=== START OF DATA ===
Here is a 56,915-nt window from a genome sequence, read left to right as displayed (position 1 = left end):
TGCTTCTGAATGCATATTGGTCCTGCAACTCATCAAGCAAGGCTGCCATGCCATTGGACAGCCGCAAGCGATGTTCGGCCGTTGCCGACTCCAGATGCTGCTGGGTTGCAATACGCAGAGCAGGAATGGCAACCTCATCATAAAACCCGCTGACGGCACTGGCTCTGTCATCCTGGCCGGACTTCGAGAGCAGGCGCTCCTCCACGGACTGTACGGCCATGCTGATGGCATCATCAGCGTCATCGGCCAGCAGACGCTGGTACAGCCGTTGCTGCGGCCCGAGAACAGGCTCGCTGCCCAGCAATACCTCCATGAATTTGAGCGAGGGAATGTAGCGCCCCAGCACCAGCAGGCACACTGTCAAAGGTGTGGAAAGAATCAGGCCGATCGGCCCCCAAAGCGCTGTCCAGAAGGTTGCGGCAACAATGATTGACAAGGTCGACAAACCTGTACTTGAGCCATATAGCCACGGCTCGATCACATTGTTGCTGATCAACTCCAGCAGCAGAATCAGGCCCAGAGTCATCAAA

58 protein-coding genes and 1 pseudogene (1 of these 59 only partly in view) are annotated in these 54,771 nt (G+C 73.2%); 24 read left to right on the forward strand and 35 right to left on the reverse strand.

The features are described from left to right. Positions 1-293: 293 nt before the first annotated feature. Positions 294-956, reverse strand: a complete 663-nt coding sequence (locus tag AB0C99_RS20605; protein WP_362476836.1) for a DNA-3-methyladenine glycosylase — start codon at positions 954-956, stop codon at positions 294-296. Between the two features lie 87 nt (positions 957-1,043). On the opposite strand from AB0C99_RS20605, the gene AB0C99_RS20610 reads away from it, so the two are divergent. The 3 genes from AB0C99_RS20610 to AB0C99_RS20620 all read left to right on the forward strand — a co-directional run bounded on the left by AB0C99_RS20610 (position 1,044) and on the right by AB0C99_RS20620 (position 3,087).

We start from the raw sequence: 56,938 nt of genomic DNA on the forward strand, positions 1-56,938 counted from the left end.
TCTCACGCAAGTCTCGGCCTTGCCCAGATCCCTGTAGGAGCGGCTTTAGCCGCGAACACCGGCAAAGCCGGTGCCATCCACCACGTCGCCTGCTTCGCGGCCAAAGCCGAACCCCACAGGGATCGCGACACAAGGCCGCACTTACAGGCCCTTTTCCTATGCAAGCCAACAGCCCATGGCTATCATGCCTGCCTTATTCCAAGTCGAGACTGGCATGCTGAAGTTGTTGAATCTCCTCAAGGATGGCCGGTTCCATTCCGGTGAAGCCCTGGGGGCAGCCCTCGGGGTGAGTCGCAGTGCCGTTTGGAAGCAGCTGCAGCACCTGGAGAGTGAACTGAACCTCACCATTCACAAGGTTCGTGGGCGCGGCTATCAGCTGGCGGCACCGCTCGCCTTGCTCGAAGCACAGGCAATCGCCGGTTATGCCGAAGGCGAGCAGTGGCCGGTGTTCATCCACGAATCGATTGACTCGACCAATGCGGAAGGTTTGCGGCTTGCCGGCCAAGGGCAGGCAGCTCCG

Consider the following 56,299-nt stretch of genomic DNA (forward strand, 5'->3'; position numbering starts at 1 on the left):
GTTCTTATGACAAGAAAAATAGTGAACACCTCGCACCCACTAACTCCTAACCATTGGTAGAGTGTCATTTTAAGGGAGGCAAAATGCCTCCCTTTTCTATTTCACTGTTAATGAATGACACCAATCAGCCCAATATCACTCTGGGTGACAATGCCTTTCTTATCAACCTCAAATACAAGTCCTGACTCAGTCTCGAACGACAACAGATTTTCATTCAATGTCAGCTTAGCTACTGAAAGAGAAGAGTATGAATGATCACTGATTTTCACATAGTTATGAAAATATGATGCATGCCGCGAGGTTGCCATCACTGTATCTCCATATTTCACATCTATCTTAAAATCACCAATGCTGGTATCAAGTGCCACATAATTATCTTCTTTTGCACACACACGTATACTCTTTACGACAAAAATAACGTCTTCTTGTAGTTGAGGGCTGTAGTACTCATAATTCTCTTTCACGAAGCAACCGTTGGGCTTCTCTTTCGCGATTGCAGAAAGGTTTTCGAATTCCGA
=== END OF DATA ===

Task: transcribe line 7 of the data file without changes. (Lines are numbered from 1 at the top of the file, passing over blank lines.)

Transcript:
Consider the following 56,299-nt stretch of genomic DNA (forward strand, 5'->3'; position numbering starts at 1 on the left):